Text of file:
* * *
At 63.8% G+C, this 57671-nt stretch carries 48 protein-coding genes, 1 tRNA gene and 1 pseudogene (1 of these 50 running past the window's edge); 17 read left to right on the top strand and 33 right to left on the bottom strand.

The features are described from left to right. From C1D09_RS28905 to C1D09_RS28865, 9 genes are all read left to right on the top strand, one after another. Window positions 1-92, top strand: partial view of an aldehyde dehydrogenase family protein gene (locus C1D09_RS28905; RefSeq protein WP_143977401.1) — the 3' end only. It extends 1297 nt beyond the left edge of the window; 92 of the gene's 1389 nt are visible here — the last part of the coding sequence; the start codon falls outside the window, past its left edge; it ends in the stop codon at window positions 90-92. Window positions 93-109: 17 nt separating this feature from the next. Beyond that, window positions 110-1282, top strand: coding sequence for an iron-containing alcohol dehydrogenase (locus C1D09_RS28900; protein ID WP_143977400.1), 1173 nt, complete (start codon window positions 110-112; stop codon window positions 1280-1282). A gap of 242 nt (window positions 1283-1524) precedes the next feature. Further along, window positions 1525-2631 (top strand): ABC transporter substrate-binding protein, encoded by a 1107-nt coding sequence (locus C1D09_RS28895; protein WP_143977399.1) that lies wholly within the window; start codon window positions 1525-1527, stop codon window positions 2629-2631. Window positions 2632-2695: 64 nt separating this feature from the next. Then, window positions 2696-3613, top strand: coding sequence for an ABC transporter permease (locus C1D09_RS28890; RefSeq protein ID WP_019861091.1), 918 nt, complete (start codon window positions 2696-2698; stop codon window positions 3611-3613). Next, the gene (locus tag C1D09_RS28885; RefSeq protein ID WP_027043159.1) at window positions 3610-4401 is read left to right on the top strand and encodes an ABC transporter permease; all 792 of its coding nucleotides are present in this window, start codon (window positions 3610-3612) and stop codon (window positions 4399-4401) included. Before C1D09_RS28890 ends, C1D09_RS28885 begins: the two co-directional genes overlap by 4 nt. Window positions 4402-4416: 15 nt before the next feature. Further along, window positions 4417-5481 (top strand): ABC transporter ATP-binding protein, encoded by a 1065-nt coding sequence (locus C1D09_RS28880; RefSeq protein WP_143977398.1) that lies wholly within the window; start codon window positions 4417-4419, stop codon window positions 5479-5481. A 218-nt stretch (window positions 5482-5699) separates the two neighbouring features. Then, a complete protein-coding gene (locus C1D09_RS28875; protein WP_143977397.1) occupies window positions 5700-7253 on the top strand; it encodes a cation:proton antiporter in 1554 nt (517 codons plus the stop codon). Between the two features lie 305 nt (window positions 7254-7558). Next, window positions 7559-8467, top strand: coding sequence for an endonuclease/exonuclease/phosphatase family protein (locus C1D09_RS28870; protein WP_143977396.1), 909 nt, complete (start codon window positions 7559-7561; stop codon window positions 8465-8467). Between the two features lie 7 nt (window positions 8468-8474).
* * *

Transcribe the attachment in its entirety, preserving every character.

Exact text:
At 63.8% G+C, this 57671-nt stretch carries 48 protein-coding genes, 1 tRNA gene and 1 pseudogene (1 of these 50 running past the window's edge); 17 read left to right on the top strand and 33 right to left on the bottom strand.

The features are described from left to right. From C1D09_RS28905 to C1D09_RS28865, 9 genes are all read left to right on the top strand, one after another. Window positions 1-92, top strand: partial view of an aldehyde dehydrogenase family protein gene (locus C1D09_RS28905; RefSeq protein WP_143977401.1) — the 3' end only. It extends 1297 nt beyond the left edge of the window; 92 of the gene's 1389 nt are visible here — the last part of the coding sequence; the start codon falls outside the window, past its left edge; it ends in the stop codon at window positions 90-92. Window positions 93-109: 17 nt separating this feature from the next. Beyond that, window positions 110-1282, top strand: coding sequence for an iron-containing alcohol dehydrogenase (locus C1D09_RS28900; protein ID WP_143977400.1), 1173 nt, complete (start codon window positions 110-112; stop codon window positions 1280-1282). A gap of 242 nt (window positions 1283-1524) precedes the next feature. Further along, window positions 1525-2631 (top strand): ABC transporter substrate-binding protein, encoded by a 1107-nt coding sequence (locus C1D09_RS28895; protein WP_143977399.1) that lies wholly within the window; start codon window positions 1525-1527, stop codon window positions 2629-2631. Window positions 2632-2695: 64 nt separating this feature from the next. Then, window positions 2696-3613, top strand: coding sequence for an ABC transporter permease (locus C1D09_RS28890; RefSeq protein ID WP_019861091.1), 918 nt, complete (start codon window positions 2696-2698; stop codon window positions 3611-3613). Next, the gene (locus tag C1D09_RS28885; RefSeq protein ID WP_027043159.1) at window positions 3610-4401 is read left to right on the top strand and encodes an ABC transporter permease; all 792 of its coding nucleotides are present in this window, start codon (window positions 3610-3612) and stop codon (window positions 4399-4401) included. Before C1D09_RS28890 ends, C1D09_RS28885 begins: the two co-directional genes overlap by 4 nt. Window positions 4402-4416: 15 nt before the next feature. Further along, window positions 4417-5481 (top strand): ABC transporter ATP-binding protein, encoded by a 1065-nt coding sequence (locus C1D09_RS28880; RefSeq protein WP_143977398.1) that lies wholly within the window; start codon window positions 4417-4419, stop codon window positions 5479-5481. A 218-nt stretch (window positions 5482-5699) separates the two neighbouring features. Then, a complete protein-coding gene (locus C1D09_RS28875; protein WP_143977397.1) occupies window positions 5700-7253 on the top strand; it encodes a cation:proton antiporter in 1554 nt (517 codons plus the stop codon). Between the two features lie 305 nt (window positions 7254-7558). Next, window positions 7559-8467, top strand: coding sequence for an endonuclease/exonuclease/phosphatase family protein (locus C1D09_RS28870; protein WP_143977396.1), 909 nt, complete (start codon window positions 7559-7561; stop codon window positions 8465-8467). Between the two features lie 7 nt (window positions 8468-8474).